Here’s the transcript of our interview with poet Paul Taylor-McCartney on the Grief Dialogues Compassion Culture Series, a podcast series that opens the conversation about dying, death, and grief with caregivers and health care providers and offers a series of shared stories. And in this case, shared poems. We are so honored to invite him to our program today.
Paul Taylor-McCartney is a doctoral researcher with Leicester University, following a part-time Ph.D. in Creative Writing. His interests include dystopian studies, children’s literature, and initial teacher education. His poetry, short fiction, and academic articles have appeared in a range of notable UK and international publications including Aesthetica, The Birmingham Journal of Language and Literature, Education in Practice (National Association of Writers in Education),Intima: A Journal of Narrative Medicine, Dyst: A literary Journal, and most recently in Bandit Fiction. He lives and works in Cornwall, (UK).
You can find out more about him by visiting: paultm.org
EC: Paul Taylor McCartney your poetry has just wowed all of us at Grief Dialogues who’ve had the opportunity to read it. Tell us a little bit about yourself.
Paul T-M: Yes. Thank you very much. I’m an author and researcher and teacher and lecturer, and I live down in Cornwall in the most beautiful place when it’s not raining, Drizzle and storms are coming in as we’ve seen in the last 24 hours, but it’s truly, truly a poetic place and really inspiring in lots of ways. I’m originally from the Midlands. So I, I traveled 260 miles away from family to set up a new life with my husband, five cats and a dog on a little estate in a little village which is surrounded by farms. So lots of sheep and cows and lovely, lovely neighbors. So that’s, that’s what I’m doing now.
EC: Beautiful. So you know, at Grief Dialogues, we’re all about story. And would you mind sharing with us the stories that led you first to writing poetry in general, and then also to talk about the particular poems that we’ve published on our site, The Unfinished and The Choosing.
Paul T-M: Yes, thanks. So I’ve written all of my life. I’m one of four brothers, but the only writer or creative in the family, I’m from a blue collar family of factory workers which have a very proud heritage in working class Midlands. And my grandparents were miners from the Welsh valleys originally. So there was no real tradition in my family to the craft or to writing poetry or anything creative, but it’s something I’d turn to at a very young age as way of escaping into my imagination really. And tied into that is my love of books. I have a thousand books. I’ve not quite written that many but I do have a lots of books. And so for me, there’s that natural relationship symbiosis between reader and writer. And I also write music.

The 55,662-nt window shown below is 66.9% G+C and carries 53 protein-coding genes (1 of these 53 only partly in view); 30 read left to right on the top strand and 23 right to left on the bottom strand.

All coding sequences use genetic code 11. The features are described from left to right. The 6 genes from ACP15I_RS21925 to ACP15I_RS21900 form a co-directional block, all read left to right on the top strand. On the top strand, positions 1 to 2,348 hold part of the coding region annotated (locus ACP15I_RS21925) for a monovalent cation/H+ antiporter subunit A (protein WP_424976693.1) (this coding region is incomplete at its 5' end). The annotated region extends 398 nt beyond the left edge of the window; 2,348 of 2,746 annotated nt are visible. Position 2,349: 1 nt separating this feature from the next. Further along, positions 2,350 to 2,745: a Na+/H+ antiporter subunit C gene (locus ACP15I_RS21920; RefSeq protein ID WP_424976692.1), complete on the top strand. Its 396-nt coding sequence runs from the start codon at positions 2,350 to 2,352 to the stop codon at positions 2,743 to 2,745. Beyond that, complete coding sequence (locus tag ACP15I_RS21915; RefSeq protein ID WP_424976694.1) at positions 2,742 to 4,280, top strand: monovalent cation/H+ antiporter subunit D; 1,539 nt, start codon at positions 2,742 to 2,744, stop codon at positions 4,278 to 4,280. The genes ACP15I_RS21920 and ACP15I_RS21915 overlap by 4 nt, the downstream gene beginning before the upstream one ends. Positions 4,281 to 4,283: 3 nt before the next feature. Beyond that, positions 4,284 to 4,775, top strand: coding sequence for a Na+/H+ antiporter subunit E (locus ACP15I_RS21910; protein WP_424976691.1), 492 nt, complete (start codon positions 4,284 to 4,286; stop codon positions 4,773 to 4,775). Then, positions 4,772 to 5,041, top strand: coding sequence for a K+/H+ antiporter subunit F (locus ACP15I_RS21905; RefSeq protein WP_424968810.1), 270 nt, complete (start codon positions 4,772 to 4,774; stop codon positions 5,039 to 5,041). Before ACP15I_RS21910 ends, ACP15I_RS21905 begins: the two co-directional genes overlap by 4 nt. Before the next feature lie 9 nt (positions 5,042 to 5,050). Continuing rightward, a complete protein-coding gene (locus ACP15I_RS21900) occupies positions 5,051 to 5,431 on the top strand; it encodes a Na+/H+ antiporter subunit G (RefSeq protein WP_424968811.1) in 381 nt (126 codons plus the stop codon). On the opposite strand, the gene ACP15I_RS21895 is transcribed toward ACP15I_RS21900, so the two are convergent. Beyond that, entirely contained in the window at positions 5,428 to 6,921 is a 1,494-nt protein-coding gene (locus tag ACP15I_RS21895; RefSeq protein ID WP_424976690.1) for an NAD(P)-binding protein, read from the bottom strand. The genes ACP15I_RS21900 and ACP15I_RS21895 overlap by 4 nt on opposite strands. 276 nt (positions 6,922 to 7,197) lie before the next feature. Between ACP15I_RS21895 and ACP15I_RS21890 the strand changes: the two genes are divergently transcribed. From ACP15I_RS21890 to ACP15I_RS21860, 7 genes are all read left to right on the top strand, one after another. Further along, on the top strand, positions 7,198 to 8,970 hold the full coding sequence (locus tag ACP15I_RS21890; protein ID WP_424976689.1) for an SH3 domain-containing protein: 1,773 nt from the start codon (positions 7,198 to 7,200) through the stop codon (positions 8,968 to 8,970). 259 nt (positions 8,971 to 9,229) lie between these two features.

I’m a lead singer in a band. And so I do lots of creative things. Poetry and the music actually go really well together. And I’ve always just written for me initially until I really embarked on a PhD about three or four years ago. And through the process of the PhD, which is in creative writing, I’ve learned to start to share my work more widely. For me, it was always a very personal, esoteric expression of who I was. And I’d say certainly in the last three or four years where I’ve felt comfortable to be able to start to share those stories with a wider public. And it’s great that lots of my poetry and my short stories are now getting that wider public. It’s a very unusual feeling for spending the first 45 years of my life, keeping my work very much to myself and guarding it. The two poems that I sent to you or from my collection which examine and they are very personal and very autobiographical.
The stories behind them describe the impact of a profound grief that I went through in 2016 when I lost a very dear friend of mine, a friend of 35 years, who’d been with me my whole life. And she was almost like a shadow to me. She was, she was an extension of myself. And she had complications, medical complications, which took her from us quite suddenly. And because it wasn’t a spouse, because it wasn’t a family member, it was a friend, and I didn’t know who to turn to really, to explore the depth of the grief. And I’ve been lucky because I’m even though I come from such a large family, I have not had a lot of death in my life. I know I’ve not come close to it, particularly in my immediate family. And so when this happened, I didn’t really know how to process it. So I turned to the poetry and poetry allowed me to bring to the surface, lots of feelings and emotions that I had. I’ve not really vocalized or verbalized before about that friend. And these two poems along with about 25 to 30 others are the expression of that process.